There’s obviously a soft corner for women especially in India. When people see a woman in trouble, they voluntarily come to help, in most cases. That doesn’t mean that crime against women in the country have come down by a significant percentage. But in all likelihood, if a person would see a woman being harassed in public, they’ll come forward to rescue her. But is the treatment similar if roles are reversed? Do people come to rescue a man if he is being troubled by a woman in public? Maybe not.
Let’s face it, the bias is real. The first instinct when we see a man being publicly harassed by a woman is, ‘it must be his fault’. Unfortunately, it’s the bitter reality that needs to be acknowledged. For instance, remember the Delhi University student Jasleen Kaur whose Facebook post alleging that a guy named Sarabjit Singh harassed her. Most people jumped on to the conclusion that the guy must have actually done it. But after the police investigated the matter, the guy was not found guilty. Well, the incident reflects on people’s mindset that’s more inclined towards concluding that the man must be at fault.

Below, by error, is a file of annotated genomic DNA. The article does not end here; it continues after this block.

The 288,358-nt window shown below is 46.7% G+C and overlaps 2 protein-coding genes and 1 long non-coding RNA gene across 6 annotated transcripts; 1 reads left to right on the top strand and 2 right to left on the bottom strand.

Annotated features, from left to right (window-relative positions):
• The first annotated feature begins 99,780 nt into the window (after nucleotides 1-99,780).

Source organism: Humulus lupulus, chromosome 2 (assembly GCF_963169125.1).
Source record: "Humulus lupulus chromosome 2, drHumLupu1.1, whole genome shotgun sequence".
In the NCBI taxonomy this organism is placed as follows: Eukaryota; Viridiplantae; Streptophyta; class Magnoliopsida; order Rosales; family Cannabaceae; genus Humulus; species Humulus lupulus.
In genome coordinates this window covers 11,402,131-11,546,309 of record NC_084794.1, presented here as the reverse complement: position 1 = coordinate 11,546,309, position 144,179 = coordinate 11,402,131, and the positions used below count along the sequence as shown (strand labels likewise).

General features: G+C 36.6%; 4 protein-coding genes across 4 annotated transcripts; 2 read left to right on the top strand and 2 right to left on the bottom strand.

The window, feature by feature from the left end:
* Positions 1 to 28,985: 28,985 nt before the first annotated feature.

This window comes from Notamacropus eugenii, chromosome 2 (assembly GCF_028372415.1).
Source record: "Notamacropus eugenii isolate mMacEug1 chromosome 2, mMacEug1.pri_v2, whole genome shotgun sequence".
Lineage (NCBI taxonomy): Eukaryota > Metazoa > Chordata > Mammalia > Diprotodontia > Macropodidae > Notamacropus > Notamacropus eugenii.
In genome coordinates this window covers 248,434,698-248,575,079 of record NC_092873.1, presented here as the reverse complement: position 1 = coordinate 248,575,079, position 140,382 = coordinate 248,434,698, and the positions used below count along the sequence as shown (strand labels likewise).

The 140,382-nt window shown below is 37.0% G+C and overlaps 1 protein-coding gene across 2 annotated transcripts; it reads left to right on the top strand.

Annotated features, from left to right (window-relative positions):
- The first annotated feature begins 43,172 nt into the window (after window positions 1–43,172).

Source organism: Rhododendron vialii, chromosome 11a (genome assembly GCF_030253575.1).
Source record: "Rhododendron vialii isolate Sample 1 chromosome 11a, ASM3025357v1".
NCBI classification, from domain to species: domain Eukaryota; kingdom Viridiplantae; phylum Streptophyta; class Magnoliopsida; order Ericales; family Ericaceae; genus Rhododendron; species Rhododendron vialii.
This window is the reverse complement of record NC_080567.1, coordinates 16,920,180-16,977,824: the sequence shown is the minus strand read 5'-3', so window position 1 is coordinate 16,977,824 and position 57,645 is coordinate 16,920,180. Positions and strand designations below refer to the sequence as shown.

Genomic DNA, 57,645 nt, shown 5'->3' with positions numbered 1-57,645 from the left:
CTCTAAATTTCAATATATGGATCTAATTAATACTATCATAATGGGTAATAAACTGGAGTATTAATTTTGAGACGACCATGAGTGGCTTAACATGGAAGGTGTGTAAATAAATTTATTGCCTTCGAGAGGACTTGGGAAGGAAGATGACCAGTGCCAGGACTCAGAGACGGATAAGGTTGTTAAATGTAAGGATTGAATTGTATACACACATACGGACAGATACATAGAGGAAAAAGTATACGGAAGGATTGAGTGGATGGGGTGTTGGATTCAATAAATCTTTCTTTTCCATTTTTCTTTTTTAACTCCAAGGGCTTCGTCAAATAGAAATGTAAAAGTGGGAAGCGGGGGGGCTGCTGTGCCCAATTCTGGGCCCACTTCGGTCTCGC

Trying to emphasise the point, YouTuber Love Rudrakash decided to carry out a social experiment where he pretends to hit a girl and then the girl hits him. Results in both the cases are so different, they might shock you.
This is not the first time such an experiment has taken place, and it seems the conclusion is the same. Check out these videos from the past two years.
What do you think about this? Tell us in the comments below.